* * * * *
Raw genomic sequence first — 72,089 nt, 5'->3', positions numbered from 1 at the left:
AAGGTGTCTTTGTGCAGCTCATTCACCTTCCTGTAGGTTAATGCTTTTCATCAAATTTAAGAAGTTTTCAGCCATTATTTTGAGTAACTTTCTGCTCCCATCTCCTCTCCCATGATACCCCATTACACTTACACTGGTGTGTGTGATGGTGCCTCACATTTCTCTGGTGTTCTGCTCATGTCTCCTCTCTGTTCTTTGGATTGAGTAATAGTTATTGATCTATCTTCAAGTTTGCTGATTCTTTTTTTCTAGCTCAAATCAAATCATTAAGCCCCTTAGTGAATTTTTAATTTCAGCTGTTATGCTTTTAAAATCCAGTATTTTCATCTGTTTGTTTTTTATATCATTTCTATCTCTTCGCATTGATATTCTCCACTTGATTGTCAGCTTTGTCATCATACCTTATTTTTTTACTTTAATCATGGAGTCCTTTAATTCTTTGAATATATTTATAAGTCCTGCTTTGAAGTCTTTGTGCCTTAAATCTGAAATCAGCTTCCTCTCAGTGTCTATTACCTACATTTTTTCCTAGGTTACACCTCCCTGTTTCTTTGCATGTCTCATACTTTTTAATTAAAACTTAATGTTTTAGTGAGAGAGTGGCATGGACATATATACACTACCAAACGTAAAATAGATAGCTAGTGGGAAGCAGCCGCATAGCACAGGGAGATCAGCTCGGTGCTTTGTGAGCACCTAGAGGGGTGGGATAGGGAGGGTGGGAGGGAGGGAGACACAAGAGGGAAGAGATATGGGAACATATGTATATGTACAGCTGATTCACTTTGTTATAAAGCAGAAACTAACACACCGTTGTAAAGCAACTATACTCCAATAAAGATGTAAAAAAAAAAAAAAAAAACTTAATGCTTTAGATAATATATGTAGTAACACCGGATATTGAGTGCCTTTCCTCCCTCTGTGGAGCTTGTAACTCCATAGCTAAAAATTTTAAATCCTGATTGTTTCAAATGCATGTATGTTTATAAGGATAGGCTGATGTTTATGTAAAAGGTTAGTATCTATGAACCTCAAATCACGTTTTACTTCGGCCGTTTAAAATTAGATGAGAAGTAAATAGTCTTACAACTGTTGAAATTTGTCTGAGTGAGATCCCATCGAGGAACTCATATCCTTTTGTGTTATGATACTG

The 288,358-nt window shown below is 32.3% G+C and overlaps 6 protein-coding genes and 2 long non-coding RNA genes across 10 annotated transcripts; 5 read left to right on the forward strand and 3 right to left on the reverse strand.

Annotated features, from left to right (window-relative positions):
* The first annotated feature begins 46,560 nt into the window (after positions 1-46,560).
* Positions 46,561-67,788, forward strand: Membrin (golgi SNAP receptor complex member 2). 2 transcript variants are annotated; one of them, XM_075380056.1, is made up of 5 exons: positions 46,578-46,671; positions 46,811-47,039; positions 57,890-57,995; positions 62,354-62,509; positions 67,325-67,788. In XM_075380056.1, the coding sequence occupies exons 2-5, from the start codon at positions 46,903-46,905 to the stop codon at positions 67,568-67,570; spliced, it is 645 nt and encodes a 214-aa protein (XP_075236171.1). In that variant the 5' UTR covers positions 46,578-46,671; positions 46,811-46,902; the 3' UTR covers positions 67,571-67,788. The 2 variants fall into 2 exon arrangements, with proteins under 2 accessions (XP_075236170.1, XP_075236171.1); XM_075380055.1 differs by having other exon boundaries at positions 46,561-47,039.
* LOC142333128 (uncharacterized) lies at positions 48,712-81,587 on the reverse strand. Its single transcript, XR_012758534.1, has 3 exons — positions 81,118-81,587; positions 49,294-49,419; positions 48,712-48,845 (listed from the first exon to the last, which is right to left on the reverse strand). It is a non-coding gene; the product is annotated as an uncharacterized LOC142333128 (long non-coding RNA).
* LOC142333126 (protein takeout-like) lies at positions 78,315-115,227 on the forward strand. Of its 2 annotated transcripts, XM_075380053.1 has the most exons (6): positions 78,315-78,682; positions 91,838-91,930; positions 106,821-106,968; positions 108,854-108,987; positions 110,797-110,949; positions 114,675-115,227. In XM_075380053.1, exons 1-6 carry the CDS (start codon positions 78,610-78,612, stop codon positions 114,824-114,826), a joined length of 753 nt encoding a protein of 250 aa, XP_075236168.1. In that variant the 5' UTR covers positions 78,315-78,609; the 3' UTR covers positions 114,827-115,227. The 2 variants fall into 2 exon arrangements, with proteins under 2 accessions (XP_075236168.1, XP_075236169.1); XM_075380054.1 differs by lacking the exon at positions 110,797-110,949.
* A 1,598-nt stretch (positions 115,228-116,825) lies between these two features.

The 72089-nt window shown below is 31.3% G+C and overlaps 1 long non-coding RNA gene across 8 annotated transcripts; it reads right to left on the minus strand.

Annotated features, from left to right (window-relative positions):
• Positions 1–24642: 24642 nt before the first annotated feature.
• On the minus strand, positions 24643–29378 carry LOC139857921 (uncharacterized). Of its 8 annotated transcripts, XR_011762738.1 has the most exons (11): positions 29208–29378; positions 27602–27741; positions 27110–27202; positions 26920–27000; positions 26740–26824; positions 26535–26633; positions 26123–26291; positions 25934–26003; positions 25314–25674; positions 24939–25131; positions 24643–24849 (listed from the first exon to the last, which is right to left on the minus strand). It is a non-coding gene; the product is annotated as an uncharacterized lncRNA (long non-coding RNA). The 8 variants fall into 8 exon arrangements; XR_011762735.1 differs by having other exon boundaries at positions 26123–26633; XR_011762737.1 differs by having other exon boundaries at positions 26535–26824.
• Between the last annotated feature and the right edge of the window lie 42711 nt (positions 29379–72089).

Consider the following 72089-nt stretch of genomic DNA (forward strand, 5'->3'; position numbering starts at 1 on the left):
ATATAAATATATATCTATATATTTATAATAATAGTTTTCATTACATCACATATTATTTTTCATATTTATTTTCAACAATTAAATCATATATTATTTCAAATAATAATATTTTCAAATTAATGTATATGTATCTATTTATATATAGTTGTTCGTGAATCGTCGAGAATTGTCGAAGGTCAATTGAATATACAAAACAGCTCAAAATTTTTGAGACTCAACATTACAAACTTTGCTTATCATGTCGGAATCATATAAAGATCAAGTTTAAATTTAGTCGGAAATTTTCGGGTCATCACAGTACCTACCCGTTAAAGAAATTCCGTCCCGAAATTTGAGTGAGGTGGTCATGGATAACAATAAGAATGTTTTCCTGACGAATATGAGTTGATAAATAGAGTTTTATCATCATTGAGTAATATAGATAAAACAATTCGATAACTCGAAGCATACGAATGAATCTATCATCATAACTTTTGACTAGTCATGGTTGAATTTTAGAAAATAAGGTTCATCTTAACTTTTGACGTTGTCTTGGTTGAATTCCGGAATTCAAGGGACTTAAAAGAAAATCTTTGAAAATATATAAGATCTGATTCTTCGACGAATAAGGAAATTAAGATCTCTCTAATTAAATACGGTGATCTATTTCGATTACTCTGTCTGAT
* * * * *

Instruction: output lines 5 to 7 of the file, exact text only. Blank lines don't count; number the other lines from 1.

* The first annotated feature begins 46,560 nt into the window (after positions 1-46,560).
* Positions 46,561-67,788, forward strand: Membrin (golgi SNAP receptor complex member 2). 2 transcript variants are annotated; one of them, XM_075380056.1, is made up of 5 exons: positions 46,578-46,671; positions 46,811-47,039; positions 57,890-57,995; positions 62,354-62,509; positions 67,325-67,788. In XM_075380056.1, the coding sequence occupies exons 2-5, from the start codon at positions 46,903-46,905 to the stop codon at positions 67,568-67,570; spliced, it is 645 nt and encodes a 214-aa protein (XP_075236171.1). In that variant the 5' UTR covers positions 46,578-46,671; positions 46,811-46,902; the 3' UTR covers positions 67,571-67,788. The 2 variants fall into 2 exon arrangements, with proteins under 2 accessions (XP_075236170.1, XP_075236171.1); XM_075380055.1 differs by having other exon boundaries at positions 46,561-47,039.
* LOC142333128 (uncharacterized) lies at positions 48,712-81,587 on the reverse strand. Its single transcript, XR_012758534.1, has 3 exons — positions 81,118-81,587; positions 49,294-49,419; positions 48,712-48,845 (listed from the first exon to the last, which is right to left on the reverse strand). It is a non-coding gene; the product is annotated as an uncharacterized LOC142333128 (long non-coding RNA).